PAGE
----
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Chapter 8 Vocabulary Notes

by: Naida Adams

Chapter 8 Vocabulary Notes PSYC 1000

Marketplace > East Carolina University > Psychlogy > PSYC 1000 > Chapter 8 Vocabulary Notes
Naida Adams
GPA 2.4

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About this Document

Use this sheet to create flash cards and better familiarize with this weeks vocabulary
Introductory Psychology
Christyn Dolbier
Class Notes
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This 6 page Class Notes was uploaded by Naida Adams on Sunday March 20, 2016. The Class Notes belongs to PSYC 1000 at East Carolina University taught by Christyn Dolbier in Fall 2016. Since its upload, it has received 16 views. For similar materials see Introductory Psychology in Psychlogy at East Carolina University.


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Date Created: 03/20/16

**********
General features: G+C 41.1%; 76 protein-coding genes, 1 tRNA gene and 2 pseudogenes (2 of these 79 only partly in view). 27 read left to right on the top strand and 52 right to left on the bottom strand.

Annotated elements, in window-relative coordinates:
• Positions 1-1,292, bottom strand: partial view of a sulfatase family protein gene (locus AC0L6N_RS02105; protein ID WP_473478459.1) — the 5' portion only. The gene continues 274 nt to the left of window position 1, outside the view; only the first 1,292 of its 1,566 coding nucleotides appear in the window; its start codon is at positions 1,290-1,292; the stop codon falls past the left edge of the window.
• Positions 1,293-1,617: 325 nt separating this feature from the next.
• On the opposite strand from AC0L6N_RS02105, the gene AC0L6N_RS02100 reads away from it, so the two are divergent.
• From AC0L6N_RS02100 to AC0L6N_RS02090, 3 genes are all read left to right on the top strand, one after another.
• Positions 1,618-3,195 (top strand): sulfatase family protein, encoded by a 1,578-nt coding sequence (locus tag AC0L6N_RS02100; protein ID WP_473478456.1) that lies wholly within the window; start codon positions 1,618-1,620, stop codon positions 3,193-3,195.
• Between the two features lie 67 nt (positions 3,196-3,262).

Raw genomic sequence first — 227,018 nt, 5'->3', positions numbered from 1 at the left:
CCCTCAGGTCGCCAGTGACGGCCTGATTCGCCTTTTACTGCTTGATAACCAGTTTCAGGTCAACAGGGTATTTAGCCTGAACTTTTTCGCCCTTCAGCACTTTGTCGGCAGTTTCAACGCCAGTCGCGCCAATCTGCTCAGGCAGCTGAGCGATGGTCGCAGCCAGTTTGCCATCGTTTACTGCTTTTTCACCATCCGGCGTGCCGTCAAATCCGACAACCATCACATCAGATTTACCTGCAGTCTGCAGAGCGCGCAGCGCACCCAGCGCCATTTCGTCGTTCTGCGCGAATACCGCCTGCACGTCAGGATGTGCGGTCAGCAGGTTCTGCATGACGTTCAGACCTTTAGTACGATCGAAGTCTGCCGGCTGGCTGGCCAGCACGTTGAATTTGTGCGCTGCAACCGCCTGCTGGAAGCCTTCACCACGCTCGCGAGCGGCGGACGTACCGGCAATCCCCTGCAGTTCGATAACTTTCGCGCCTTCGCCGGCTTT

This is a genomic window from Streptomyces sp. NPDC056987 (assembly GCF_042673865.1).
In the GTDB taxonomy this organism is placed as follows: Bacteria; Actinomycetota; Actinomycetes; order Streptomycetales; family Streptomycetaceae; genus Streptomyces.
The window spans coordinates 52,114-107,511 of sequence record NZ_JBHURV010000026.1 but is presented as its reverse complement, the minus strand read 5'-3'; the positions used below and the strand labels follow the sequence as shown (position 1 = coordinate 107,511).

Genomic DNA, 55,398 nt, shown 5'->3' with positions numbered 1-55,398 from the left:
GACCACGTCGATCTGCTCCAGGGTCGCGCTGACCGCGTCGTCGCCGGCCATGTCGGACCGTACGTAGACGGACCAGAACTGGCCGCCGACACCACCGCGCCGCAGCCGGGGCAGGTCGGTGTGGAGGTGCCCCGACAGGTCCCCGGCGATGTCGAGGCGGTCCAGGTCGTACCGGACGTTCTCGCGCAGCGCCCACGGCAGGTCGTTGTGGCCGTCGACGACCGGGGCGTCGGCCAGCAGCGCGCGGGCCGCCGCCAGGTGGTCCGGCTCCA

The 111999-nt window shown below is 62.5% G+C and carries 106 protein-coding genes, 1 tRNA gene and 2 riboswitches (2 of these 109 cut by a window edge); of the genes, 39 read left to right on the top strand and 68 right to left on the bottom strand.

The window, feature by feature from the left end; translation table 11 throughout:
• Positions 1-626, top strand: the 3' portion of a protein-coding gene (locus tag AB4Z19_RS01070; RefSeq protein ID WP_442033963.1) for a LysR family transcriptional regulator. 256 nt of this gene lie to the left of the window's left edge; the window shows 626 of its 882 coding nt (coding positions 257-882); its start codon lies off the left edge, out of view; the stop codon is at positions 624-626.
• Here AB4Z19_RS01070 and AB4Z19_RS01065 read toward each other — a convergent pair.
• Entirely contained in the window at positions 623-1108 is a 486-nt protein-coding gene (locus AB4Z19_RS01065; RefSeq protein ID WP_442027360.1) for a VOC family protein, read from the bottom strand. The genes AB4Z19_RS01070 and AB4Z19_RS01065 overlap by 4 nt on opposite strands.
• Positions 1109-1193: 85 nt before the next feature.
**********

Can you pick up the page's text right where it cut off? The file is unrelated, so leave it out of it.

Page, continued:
Chapter 8 ​MNEMONIC​  Vocabulary:    Term:  Definition:   Connection:  memory  the persistence of learning over    time through the storage and  retrieval of information.   recall  a measure of memory in which the    person must retrieve information  learned earlier, as on a  fill­in­the­blank test.  recognition  a measure of memory in which the    person need only identify items  previously learned, as on a  multiple­choice test.  relearning  a measure of memory that    assesses the amount of time saved  when learning material again.  encoding  the processing of information into  Sounds like  the memory system–for example,  “decoding”:  by extracting meaning.  processing the  unknown ​ information  to better understand by  extracting meaning  storage  the retention of encoded  retention= continued  information over time.  possession.  You put  your things in storage  to keep possession of  it.   retrieval  the process of getting information    out of memory storage        sensory memory  the immediate, very brief recording  Sensory (​ Senses)→  of sensory information in the  feelings, feelings are  memory system.  usually brie​and not  prolonged  short­term memory  activated memory that holds a few  items briefly, such as seven digits  of a phone number while dialing,  before the information is stored or  forgotten.  P Sherman 42 Wallaby  way Sidney  long­term memory  the relatively permanent and  Long­term →  limitless storehouse of the memory  permanent and  system. Includes knowledge, skills,  limitless memory   and experiences.  working memory  a newer understanding of  Working → active,  short­term memory that focuses on  conscious   conscious, active processing of  incoming auditory and visual­spatial information, and of information  retrieved from long­term memory.  explicit memory  memory of facts and experiences  that one can consciously know and  “declare.” (Also calledeclarative  memory.​ )  One of the first  explicit albums →  declare​d corruption in  the police system  (declarative  memory)    effortful processing  encoding that requires attention and   conscious effort.  automatic processing  unconscious encoding of incidental    information, such as space, time,  and frequency, and of well­learned  information, such as word  meanings.  implicit memory  retention independent of conscious  Opposite of explicit →  recollection. (Also called  NONdeclarative  nondeclarative memory.​ )  memory  iconic memory  a momentary sensory memory of  Icon: a picture/  visual stimuli; a photographic or  image → visual  picture­image memory lasting no  stimuli a photo or  more than a few tenths of a second. picture image.     Icons on the computer  are small pics → the  memory lasts for a  small amount of  time   echoic memory  a momentary sensory memory of  Sounds like echo​  →  auditory stimuli; if attention is  when you shout  elsewhere, sounds and words can  something from one  still be recalled within 3 or 4  place it repeats for 3  seconds.  or 4 seconds times  elsewhere   chunking  organizing items into familiar,    manageable units; often occurs  automatically.  mnemonics  memory aids, especially those  *This vocabulary sheet  techniques that use vivid imagery  is an example.  and organizational devices.  spacing effect  the tendency for distributed study or   practice to yield better long­term  retention than is achieved through  massed study or practice.   testing effect  enhanced memory after retrieving,    rather than simply rereading,  information. Also sometimes  referred to as ​etrieval practice  effec​ortest­enhanced learning​   shallow processing  encoding on a basic level based on  Shallow​→ not deep   the structure or appearance of  words.  deep processing  encoding semantically, based on    the meaning of the words; tends to  yield the best retention.  hippocampus  a neural center located in the limbic   system; helps process explicit  memories for storage.  flashbulb memory  a clear memory of an emotionally  significant moment or event.    long­term potentiation  an increase in a cell’s firing    (LTP)  potential after brief, rapid  stimulation. Believed to be a neural  basis for learning and memory.   priming  the activation, often unconsciously,    of certain associations, thus  predisposing one’s perception,  memory, or response.  mood­congruent memory  the tendency to recall experiences    that are consistent with one’s  current good or bad mood.  serial position effect  our tendency to recall best the last  Serial posit​→   (arecency effect and first items (a  serial numbers (list of  primacy effec​ in a list.  numbers)   Remembers the first  and last items.   anterograde amnesia  an inability to form new memories.  Sounds like “enter a  grade”, when entering  a new grade at school  you receive new  memories.  Amnesia → is the  inability to form  memories   retrograde amnesia  an inability to retrieve informatioRetro → old, the  from one’s past.   past  proactive interference  the disruptive effect of prior learning Pro → before, prior   on the recall of new information.  Interfere → disrupt     retroactive interference  the disruptive effect of new learning Retro → old, the  on the recall of old information.  past  Interfere → disrupt  repression  in psychoanalytic theory, the basic    defense mechanism that banishes  from consciousness  anxiety­arousing thoughts, feelings, and memories.  misinformation effect  incorporating misleading  False memories   information into one’s memory of an event.  source amnesia  attributing to the wrong source an False memories   event we have experienced, heard  about, read about, or imagined.  (Also callesource misattribution)  Source amnesia, along with the  misinformation effect, is at the heart of many false memories.  déjà vu  that eerie sense that “I’ve    experienced this before.” Cues from the current situation may  subconsciously trigger retrieval of  an earlier experience.